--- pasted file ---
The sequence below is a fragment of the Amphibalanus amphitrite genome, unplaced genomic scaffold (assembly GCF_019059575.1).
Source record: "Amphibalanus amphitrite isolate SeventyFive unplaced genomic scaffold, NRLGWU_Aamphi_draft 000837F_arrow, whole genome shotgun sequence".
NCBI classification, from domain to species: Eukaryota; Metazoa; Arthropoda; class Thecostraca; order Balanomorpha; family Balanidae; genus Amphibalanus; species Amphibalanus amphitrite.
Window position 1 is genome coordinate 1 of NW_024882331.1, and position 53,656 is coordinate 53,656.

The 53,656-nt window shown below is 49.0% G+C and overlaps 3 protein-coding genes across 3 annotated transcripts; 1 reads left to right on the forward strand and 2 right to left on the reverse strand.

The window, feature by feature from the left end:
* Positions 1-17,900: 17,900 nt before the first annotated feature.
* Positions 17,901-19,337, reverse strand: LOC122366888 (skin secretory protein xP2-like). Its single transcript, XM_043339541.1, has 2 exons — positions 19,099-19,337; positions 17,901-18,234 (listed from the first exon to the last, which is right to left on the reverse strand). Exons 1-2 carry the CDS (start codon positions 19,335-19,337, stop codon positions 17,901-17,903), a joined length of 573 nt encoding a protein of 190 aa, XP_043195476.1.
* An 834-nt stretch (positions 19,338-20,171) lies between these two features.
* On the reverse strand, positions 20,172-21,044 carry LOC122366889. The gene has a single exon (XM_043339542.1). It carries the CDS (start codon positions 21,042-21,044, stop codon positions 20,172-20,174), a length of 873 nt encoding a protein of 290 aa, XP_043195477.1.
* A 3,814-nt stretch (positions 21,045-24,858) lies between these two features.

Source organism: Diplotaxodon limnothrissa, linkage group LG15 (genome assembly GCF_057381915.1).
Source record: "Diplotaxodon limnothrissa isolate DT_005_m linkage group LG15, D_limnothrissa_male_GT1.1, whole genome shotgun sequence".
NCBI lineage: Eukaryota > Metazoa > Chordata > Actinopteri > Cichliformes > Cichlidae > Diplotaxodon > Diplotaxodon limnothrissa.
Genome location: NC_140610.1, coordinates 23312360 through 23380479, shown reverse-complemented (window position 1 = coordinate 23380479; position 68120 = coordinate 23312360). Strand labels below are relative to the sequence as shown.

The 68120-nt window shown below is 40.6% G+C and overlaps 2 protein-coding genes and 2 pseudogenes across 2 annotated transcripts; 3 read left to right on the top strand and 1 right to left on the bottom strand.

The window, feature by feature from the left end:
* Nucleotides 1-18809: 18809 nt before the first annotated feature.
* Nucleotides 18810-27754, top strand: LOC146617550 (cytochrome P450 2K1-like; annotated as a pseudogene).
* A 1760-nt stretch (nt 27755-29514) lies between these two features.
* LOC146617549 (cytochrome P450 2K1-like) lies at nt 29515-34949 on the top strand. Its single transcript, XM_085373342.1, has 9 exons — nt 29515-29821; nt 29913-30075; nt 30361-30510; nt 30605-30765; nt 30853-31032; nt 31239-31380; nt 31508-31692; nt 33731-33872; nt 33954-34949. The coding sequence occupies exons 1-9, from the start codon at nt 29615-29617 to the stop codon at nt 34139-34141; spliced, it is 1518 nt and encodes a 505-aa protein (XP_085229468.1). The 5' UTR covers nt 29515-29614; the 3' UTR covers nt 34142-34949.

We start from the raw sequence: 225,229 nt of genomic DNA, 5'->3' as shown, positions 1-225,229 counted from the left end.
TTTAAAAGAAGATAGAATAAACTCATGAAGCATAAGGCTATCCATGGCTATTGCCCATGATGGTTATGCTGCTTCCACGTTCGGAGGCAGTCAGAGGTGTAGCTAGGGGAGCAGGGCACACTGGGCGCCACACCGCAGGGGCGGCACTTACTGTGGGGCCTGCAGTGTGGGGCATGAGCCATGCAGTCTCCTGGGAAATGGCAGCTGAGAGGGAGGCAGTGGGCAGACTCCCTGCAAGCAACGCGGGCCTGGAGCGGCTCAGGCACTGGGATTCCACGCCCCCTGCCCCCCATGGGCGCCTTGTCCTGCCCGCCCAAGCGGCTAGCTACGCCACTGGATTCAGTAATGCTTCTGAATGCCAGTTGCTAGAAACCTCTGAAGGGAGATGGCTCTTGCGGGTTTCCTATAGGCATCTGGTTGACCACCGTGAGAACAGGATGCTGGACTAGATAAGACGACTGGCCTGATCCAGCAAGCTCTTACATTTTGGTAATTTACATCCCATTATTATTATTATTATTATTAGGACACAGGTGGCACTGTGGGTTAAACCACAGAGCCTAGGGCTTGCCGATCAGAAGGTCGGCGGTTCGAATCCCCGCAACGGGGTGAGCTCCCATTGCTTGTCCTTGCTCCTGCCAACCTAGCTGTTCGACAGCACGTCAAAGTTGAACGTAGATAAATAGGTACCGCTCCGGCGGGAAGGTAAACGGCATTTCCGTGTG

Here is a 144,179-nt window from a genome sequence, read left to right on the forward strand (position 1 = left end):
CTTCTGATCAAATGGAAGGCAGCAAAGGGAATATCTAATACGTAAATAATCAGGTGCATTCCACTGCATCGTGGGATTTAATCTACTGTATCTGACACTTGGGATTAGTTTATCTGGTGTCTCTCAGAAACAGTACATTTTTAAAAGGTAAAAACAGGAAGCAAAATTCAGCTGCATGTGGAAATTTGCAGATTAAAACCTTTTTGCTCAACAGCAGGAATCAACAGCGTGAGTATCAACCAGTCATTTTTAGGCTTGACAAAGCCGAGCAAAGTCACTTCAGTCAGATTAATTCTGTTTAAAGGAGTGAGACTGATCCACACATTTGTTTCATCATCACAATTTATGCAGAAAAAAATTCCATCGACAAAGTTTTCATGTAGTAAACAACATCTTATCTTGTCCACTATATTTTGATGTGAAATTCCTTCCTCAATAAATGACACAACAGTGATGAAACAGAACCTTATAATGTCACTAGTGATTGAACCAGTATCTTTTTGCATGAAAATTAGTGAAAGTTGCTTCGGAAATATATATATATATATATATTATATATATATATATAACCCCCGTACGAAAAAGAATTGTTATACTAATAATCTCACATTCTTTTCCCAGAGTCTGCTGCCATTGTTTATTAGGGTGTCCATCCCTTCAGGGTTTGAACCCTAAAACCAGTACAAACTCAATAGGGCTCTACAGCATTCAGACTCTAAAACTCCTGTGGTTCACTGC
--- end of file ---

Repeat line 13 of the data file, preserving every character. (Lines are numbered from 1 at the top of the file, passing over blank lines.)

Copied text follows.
Source record: "Diplotaxodon limnothrissa isolate DT_005_m linkage group LG15, D_limnothrissa_male_GT1.1, whole genome shotgun sequence".